Review: ‘Drift’ at Howard University

Howard University’s annual spring dance concert, held this weekend at the Ira Aldridge Theater, brings forth emerging artists. In collaboration with The Washington Ballet’s Studio Company, the concert titled Drift portrays the connection of our past to the present. Seven pieces total, from world renowned choreographers, all simulate the importance of dance to life.
12417537_10204962802550275_4419104183998788144_n (1)Jamal Story, an astounding choreographer from Los Angeles, culminates The Body of Color in My Voice, inclusive of six female students. Ariarna Odom swifty takes precedence with outstretched arms and promenades arabesque as Melissa Harris Perry’s voice emanates. The piece, inspired by a 2013 interview between Melissa Harris Perry(Intellectualist) and Bell Hooks (Social Activist) discovers the Black Woman’s Body through the translation of voice and movement. The “…rhetorical, dissection of her into parts. They weren’t talking about her, they were talking about her body,” vividly portrays people’s perception of black women.

The black body continues to be dissected, as the students dance from Assane Konte’s Akon Kon African piece to Junious Brickhouse’s All Thing’s 360. Before slavery existed in America, the dance of spirit eluded through the drumbeat, with bright colors and rhythmic feet shown in Akon Kon. Through the passage of time, we exist for equality and bring forth a “house” funk to commemorate the times. Paris Jones, a senior dance major, and Raechelle Ellison groove in All Things 360 amongst their peers fully showing how circuitous life is through dance and the history of life (specifically the African-American experience).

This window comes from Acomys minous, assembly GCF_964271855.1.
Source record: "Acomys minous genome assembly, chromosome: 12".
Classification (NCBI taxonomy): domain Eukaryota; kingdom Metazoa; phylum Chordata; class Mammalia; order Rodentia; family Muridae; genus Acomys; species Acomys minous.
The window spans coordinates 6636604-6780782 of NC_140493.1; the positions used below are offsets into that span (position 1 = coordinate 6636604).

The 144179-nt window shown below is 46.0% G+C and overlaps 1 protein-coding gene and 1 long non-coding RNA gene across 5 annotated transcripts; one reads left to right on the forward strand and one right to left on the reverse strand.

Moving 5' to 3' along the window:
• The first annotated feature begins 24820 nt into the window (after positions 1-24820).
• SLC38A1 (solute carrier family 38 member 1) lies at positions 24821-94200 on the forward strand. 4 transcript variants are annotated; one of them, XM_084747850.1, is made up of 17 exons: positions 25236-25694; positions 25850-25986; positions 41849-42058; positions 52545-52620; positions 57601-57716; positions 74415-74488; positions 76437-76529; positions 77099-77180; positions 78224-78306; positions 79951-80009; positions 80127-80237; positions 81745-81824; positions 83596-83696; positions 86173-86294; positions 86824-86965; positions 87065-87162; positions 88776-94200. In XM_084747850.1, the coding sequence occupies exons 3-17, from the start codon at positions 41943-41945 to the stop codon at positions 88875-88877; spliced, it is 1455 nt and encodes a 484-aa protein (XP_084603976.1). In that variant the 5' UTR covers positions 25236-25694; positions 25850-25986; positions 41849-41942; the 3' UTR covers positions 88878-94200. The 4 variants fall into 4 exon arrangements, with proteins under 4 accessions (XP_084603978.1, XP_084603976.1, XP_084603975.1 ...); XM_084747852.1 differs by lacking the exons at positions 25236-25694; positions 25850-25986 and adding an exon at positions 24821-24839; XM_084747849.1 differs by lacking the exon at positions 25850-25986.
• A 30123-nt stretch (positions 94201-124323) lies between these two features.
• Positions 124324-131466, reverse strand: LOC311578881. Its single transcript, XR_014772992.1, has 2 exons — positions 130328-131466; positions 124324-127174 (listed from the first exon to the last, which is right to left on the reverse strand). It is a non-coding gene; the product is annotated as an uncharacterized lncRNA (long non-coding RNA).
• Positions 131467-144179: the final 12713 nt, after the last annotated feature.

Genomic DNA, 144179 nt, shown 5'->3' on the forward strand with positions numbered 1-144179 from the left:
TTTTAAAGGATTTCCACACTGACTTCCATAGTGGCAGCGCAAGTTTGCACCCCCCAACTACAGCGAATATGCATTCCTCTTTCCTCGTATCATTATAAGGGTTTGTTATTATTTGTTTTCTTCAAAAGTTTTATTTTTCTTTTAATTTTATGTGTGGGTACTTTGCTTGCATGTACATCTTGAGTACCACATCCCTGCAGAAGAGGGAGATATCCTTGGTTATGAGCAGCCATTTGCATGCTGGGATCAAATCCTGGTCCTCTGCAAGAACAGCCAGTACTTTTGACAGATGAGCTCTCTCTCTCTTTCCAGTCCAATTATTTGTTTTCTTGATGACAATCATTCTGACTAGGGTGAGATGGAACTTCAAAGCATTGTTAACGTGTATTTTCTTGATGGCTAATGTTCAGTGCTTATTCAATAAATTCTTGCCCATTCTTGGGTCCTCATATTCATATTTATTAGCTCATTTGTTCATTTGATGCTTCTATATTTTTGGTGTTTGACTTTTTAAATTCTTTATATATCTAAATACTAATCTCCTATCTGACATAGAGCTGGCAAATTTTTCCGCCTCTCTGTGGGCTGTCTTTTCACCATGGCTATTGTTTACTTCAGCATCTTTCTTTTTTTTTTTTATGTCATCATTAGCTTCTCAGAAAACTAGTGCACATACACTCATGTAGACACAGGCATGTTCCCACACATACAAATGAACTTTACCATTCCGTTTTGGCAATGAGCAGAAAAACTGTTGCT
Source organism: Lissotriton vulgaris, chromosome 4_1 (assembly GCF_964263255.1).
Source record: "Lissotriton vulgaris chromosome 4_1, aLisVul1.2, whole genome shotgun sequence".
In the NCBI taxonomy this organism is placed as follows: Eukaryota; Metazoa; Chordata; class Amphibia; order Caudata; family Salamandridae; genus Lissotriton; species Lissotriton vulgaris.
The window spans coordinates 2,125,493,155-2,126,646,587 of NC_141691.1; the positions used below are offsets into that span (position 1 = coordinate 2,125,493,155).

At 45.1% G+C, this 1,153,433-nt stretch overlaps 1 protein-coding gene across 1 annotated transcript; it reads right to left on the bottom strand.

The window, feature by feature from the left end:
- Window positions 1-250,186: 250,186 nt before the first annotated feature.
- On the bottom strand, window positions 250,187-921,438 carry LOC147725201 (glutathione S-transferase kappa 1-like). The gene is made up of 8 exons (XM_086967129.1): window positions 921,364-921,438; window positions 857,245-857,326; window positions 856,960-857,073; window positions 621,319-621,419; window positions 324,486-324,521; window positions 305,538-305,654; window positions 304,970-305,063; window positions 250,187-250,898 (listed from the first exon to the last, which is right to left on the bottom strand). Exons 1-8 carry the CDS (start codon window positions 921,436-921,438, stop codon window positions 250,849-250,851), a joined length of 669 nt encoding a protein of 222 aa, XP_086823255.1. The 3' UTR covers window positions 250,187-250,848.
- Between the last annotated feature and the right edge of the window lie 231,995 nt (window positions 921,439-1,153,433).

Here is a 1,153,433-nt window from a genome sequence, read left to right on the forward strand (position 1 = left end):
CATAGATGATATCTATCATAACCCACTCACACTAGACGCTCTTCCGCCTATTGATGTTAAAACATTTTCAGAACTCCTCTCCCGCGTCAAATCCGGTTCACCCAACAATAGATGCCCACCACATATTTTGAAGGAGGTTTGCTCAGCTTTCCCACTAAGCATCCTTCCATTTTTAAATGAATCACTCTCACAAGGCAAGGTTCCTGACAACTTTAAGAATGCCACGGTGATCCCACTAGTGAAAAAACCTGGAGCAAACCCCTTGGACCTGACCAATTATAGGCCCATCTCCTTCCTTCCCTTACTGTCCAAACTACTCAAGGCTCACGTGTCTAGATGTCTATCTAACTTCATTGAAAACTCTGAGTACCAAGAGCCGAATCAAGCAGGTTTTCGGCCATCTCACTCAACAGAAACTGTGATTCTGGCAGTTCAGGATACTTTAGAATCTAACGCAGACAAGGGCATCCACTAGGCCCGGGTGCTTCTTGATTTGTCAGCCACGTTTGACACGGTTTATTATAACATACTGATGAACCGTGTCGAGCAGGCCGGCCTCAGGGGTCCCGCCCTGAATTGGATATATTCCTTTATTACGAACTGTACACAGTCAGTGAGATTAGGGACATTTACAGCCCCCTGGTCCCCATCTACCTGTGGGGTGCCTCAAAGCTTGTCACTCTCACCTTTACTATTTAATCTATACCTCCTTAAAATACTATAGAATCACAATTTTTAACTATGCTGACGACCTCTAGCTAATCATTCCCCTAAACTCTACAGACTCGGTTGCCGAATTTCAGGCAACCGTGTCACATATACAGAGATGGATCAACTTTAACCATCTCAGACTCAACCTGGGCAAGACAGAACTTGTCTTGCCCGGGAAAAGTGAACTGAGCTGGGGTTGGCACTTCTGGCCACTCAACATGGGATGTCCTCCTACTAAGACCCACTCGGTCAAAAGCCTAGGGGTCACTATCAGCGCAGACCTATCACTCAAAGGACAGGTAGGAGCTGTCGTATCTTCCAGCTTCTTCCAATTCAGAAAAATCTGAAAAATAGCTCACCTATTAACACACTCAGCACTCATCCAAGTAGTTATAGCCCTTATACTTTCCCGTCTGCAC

The Washington Ballet’s Studio Company performs a true Testament, to the already present theme to the show. Choreographed by Dwight Rhoden (Founding Artistic Director of Complexions), the dancers elongate their bodies through spirituals and the ever so famous musical selection of “Amazing Grace.” Zhenghong Cao and Giselle Macdonald intriguingly paint a canvas of struggle and strive through developpé and cambré. It is obvious this company fully uses their skill of contemporary ballet for a deeper meaning. Clean transitions in partnering, weight transfers and articulated feet embody elite dancers.

Royce Zackery, the Head Coordinator and Choreographer of the Department, constructs H.E.L.P….I Hope. I Endure. I Love. I Persist., as a means of highlighting the beauty in our trials and tribulations. The dancers explore their inner self through abstract movement unknown to the norm, all the while persistent in strife. There is always hope in struggle and an underlier in our connections to people, whether it be a group in the spotlight shown at the start, a solo or even a duet of sorts slowly consorting to life and it’s ideologies.

The emerging artists of Howard University and The Washington Ballet Studio Company speak volumes to their experiences in life. The pressures of society and history are synonymous to our lives and even more so to the artform of dance.

Drift Choreographers: Assane Konte, Vicqueria Smith, Katherine J. Smith, Dwight Rhoden, Royce Zackery, Jamal Story, Junious “House” Brickhouse.

Guest Artist: The Washington Ballet Studio Company.

Running Time: 90 minutes, with a 10-minute intermission.


Howard University Department of Theatre Arts’ DRIFT has one more performance tonight, April 9th, 2016 at 7:30 PM at the Ira Aldridge Theatre – 2455 6th Street, NW, in Washington, DC. For tickets, purchase them at the box office or online.

Howard University’s Spring Dance Concert ‘DRIFT’ on April 8 & 9th.

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